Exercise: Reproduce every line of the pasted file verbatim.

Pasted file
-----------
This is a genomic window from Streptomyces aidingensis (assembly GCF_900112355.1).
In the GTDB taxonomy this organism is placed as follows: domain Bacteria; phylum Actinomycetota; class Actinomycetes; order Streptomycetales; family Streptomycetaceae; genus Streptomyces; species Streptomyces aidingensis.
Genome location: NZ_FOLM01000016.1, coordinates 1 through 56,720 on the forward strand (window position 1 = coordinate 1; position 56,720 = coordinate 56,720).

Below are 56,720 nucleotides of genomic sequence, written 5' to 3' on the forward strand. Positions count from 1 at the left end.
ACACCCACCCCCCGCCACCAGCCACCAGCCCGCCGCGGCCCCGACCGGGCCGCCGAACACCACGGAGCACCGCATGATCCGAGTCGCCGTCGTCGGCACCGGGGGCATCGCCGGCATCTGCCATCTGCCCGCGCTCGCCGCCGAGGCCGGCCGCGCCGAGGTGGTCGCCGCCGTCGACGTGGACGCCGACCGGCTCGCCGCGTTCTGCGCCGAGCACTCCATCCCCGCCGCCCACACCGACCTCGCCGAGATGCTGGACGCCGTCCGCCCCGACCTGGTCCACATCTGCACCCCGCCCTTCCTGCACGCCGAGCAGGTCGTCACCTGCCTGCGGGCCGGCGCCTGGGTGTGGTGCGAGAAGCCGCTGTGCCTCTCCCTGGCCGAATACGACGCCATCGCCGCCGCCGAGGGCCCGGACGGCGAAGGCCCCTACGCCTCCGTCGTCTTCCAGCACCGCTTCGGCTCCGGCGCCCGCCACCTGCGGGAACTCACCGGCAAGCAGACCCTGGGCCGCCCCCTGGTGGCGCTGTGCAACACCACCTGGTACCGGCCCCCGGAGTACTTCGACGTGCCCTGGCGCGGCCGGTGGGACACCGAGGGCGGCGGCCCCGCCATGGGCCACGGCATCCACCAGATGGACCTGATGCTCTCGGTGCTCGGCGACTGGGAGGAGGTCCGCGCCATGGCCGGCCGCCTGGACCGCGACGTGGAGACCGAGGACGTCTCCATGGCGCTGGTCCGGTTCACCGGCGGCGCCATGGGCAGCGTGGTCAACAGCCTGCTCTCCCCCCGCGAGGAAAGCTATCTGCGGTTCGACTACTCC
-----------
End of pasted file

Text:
This is a genomic window from Streptomyces aidingensis (assembly GCF_900112355.1).
In the GTDB taxonomy this organism is placed as follows: domain Bacteria; phylum Actinomycetota; class Actinomycetes; order Streptomycetales; family Streptomycetaceae; genus Streptomyces; species Streptomyces aidingensis.
Genome location: NZ_FOLM01000016.1, coordinates 1 through 56,720 on the forward strand (window position 1 = coordinate 1; position 56,720 = coordinate 56,720).

Below are 56,720 nucleotides of genomic sequence, written 5' to 3' on the forward strand. Positions count from 1 at the left end.
ACACCCACCCCCCGCCACCAGCCACCAGCCCGCCGCGGCCCCGACCGGGCCGCCGAACACCACGGAGCACCGCATGATCCGAGTCGCCGTCGTCGGCACCGGGGGCATCGCCGGCATCTGCCATCTGCCCGCGCTCGCCGCCGAGGCCGGCCGCGCCGAGGTGGTCGCCGCCGTCGACGTGGACGCCGACCGGCTCGCCGCGTTCTGCGCCGAGCACTCCATCCCCGCCGCCCACACCGACCTCGCCGAGATGCTGGACGCCGTCCGCCCCGACCTGGTCCACATCTGCACCCCGCCCTTCCTGCACGCCGAGCAGGTCGTCACCTGCCTGCGGGCCGGCGCCTGGGTGTGGTGCGAGAAGCCGCTGTGCCTCTCCCTGGCCGAATACGACGCCATCGCCGCCGCCGAGGGCCCGGACGGCGAAGGCCCCTACGCCTCCGTCGTCTTCCAGCACCGCTTCGGCTCCGGCGCCCGCCACCTGCGGGAACTCACCGGCAAGCAGACCCTGGGCCGCCCCCTGGTGGCGCTGTGCAACACCACCTGGTACCGGCCCCCGGAGTACTTCGACGTGCCCTGGCGCGGCCGGTGGGACACCGAGGGCGGCGGCCCCGCCATGGGCCACGGCATCCACCAGATGGACCTGATGCTCTCGGTGCTCGGCGACTGGGAGGAGGTCCGCGCCATGGCCGGCCGCCTGGACCGCGACGTGGAGACCGAGGACGTCTCCATGGCGCTGGTCCGGTTCACCGGCGGCGCCATGGGCAGCGTGGTCAACAGCCTGCTCTCCCCCCGCGAGGAAAGCTATCTGCGGTTCGACTACTCC